Patient Rights and Resources

To access information about treatment and recovery, explore Sunday’s resources below.

Check out our expert blog post “The Triumphs and Pitfalls of the Barbie Movie on Youth, Body Image, and Empowerment” 

Friday: Eating Disorders Among Underserved and Underrepresented Communities

Eating disorders don’t discriminate. They affect people of all ages, racial and ethnic backgrounds, gender identities, sexual orientations, body shapes, and ability levels. People from underserved and underrepresented groups not only experience eating disorders at similar or higher rates than the general population but are often less likely to receive a proper diagnosis and associated treatment due to bias and discrimination.

Communities of Color

Black, Indigenous, and People of Color (BIPOC) have historically been left out of research and discussion around eating disorders. Barriers to proper treatment and diagnosis often stem from systemic issues like food insecurity, stress or trauma from racism and discrimination, and lack of access to health care. Providers also often lack cultural competence when providing care to communities of color which can affect diagnosis and treatment approaches. There is also often a lack of BIPOC representation within the healthcare workforce. Culturally competent training and education for healthcare professionals and a healthcare workforce that is representative of the populations served are important to ensure high quality of care is offered to communities of color. Learn more and find support at the resources below.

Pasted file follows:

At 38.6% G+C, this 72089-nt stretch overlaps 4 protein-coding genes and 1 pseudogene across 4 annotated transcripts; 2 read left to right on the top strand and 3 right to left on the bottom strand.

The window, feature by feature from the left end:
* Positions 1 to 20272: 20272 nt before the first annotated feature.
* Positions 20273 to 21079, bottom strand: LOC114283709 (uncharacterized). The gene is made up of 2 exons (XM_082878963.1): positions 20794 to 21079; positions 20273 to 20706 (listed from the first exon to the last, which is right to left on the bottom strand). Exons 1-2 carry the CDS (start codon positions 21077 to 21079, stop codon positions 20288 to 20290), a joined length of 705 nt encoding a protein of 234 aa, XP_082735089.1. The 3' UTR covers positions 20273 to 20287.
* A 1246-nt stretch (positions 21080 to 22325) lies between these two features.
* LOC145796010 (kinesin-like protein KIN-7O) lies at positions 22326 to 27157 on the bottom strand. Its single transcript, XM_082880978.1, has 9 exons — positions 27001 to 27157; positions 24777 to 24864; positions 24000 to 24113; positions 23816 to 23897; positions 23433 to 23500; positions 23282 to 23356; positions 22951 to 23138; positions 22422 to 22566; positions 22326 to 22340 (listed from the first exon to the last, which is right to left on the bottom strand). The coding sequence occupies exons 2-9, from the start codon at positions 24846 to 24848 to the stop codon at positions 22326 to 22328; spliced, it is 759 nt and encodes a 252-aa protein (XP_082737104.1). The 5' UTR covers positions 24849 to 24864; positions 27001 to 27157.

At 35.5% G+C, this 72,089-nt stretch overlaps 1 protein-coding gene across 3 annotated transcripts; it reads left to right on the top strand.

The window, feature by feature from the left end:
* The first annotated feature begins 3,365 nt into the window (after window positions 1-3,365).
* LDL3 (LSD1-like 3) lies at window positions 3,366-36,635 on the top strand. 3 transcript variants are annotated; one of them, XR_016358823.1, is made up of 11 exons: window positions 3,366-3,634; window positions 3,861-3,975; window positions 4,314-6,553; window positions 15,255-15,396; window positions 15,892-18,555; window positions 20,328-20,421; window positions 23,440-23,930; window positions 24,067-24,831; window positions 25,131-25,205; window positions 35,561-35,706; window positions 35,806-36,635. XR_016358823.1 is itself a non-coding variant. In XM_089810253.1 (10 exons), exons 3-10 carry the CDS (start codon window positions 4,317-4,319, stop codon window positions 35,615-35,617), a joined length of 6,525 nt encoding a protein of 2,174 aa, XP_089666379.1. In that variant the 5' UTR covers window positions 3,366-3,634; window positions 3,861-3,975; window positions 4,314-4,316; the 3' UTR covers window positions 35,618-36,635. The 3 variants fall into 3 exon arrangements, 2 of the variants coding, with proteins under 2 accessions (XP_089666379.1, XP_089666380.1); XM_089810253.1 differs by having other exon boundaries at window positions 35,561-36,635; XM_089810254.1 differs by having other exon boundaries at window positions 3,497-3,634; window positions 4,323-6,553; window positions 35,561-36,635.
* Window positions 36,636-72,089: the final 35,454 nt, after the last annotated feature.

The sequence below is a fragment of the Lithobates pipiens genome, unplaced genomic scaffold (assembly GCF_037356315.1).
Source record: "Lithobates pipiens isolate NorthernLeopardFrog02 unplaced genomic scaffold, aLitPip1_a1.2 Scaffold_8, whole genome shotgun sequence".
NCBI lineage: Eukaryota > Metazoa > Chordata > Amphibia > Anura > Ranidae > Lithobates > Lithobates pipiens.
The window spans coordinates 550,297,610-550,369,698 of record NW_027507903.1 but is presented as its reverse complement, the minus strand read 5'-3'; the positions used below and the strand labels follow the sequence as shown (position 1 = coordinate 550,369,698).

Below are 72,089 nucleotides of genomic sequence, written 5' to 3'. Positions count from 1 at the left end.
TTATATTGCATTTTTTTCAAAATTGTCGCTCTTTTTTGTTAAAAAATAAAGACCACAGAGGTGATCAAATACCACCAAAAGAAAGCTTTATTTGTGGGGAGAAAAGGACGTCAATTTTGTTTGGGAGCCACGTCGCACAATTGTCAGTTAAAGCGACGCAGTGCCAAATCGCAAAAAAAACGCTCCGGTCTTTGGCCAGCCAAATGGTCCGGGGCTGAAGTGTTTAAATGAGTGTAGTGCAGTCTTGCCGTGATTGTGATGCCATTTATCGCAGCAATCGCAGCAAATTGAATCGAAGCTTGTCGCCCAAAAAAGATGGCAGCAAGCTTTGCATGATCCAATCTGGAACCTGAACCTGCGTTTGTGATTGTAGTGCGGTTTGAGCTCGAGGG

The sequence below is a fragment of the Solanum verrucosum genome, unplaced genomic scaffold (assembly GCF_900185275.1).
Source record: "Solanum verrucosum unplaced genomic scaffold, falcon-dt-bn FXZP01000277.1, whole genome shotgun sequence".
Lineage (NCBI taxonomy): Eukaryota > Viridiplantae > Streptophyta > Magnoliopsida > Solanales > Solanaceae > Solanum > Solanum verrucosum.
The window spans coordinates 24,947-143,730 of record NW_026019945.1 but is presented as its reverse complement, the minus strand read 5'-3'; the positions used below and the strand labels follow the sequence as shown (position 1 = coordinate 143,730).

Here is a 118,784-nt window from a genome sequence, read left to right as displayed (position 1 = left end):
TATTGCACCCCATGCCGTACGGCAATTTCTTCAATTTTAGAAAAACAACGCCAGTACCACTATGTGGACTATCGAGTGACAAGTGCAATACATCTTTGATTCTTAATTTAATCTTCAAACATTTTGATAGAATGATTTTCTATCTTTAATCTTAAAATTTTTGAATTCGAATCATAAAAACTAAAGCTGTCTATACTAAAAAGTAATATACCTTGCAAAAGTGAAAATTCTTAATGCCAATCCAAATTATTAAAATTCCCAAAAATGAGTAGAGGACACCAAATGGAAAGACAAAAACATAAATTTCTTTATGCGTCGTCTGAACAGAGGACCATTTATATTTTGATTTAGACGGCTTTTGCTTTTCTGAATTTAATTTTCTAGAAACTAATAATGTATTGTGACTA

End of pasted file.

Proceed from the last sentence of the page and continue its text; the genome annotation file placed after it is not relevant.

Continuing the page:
Children and Adolescents